Sir Edward Coley Burne-Jones
Burne-Jones, paragon of the second-generation of Pre-Raphaelite painters, was originally a student at Oxford, studying theology. There he met William Morris who was to become his lifelong friend. While at Oxford, Burne-Jones saw the work of Dante Gabriel Rossetti. Inspired by Rossetti's work, he eventually approached Rossetti and asked his advice. Rossetti not only encouraged him to dedicate himself to his art, but also became his mentor. Much of Burne-Jone's early works show clearly the stamp of Rossetti's influence.
Burne-Jones led the second phase of the Pre-Raphaelite movement. He wanted to restore art to its purist form, with the high moral tone of the medieval style. His style combined romanticism with medievalism, and his favourite subjects were graceful, wistful girls. The lack of strong emotions or action in his paintings, and his fascination with detail lend an unearthly quality to his paintings.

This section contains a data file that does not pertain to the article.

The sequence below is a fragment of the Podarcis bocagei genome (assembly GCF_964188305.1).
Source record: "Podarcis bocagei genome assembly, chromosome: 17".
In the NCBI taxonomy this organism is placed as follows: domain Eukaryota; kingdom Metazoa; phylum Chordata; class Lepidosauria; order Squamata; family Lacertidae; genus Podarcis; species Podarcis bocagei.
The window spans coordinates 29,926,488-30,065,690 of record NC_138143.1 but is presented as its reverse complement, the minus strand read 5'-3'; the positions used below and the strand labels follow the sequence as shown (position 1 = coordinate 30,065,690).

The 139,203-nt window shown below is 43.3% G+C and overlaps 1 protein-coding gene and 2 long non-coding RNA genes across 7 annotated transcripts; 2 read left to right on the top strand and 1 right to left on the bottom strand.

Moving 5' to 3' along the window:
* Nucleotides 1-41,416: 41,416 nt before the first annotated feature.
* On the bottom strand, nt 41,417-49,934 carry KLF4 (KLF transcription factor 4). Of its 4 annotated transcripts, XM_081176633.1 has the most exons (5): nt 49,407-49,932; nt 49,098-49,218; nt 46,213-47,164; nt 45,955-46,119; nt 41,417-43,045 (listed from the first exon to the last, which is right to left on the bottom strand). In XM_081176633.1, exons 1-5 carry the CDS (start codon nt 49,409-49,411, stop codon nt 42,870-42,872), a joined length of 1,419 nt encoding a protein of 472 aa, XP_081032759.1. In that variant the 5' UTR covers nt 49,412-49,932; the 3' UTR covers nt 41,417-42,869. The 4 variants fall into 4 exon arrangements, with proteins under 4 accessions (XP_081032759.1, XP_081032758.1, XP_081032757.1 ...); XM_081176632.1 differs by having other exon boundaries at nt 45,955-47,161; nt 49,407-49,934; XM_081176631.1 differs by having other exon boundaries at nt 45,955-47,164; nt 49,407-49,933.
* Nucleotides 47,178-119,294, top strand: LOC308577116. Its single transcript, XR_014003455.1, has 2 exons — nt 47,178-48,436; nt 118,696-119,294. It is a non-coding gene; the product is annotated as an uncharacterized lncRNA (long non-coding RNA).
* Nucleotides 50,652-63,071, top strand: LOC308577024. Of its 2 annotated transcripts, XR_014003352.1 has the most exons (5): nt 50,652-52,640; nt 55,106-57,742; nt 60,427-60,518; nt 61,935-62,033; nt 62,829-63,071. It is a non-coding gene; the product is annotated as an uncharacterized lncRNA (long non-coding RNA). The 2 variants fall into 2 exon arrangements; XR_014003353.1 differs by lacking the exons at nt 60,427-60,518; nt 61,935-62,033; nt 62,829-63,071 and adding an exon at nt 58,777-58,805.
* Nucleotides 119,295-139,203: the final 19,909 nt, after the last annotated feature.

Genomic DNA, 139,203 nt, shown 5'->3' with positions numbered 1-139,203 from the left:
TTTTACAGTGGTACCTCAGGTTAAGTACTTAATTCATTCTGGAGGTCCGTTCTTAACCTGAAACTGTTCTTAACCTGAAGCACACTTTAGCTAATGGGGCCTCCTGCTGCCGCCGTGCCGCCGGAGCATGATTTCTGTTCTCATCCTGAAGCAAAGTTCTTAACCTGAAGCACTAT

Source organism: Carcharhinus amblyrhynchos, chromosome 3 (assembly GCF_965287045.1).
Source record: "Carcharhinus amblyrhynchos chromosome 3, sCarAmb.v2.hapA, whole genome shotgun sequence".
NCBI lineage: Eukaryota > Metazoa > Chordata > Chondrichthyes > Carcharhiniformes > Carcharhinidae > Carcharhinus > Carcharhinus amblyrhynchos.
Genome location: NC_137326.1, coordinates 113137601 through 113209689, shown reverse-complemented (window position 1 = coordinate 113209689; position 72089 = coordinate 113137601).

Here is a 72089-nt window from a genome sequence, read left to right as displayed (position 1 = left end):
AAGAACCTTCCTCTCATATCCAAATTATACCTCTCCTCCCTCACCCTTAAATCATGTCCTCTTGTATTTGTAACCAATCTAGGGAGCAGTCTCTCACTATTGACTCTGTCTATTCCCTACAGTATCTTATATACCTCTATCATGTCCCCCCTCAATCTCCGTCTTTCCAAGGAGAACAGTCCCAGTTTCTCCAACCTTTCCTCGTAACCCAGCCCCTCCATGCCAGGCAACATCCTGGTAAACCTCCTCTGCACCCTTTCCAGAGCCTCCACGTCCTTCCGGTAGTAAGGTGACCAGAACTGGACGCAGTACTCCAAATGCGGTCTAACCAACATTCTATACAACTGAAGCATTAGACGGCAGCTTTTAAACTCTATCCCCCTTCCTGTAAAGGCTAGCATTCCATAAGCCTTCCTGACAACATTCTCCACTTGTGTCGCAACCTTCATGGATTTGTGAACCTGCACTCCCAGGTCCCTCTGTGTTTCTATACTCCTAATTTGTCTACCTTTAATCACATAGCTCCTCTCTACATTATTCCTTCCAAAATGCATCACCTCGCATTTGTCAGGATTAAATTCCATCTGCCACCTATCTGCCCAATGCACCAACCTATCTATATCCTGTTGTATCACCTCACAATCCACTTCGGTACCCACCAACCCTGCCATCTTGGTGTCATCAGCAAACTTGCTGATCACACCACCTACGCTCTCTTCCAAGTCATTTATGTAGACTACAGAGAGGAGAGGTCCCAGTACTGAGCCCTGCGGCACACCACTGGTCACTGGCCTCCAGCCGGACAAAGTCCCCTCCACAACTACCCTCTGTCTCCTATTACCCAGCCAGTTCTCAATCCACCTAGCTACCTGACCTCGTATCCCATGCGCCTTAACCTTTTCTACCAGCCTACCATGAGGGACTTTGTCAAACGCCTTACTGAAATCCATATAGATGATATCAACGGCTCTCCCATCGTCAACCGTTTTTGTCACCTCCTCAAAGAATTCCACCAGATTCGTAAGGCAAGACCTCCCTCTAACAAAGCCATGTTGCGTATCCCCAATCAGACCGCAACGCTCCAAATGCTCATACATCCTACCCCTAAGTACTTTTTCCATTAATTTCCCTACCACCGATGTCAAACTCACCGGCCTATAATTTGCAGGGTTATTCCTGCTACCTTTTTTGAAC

In addition to his prodigious output on canvas (over 200 oil paintings in his lifetime), Burne-Jones was an illustrator and a designer of stained glass windows (they can be seen in the American Church in Rome, in Christ Church, Oxford, and Birmingham Cathedral). He also designed numerous tapestries and mosaics for William Morris's firm.
Burne-Jones became RA in 1885, without even having put his name forward. He was knighted in 1894. Unlike most English painters of his time, Burne-Jones established a reputation on the continent, and his honours there include Corresponding Member of the Institute of France.
contributed by Gifford, Katya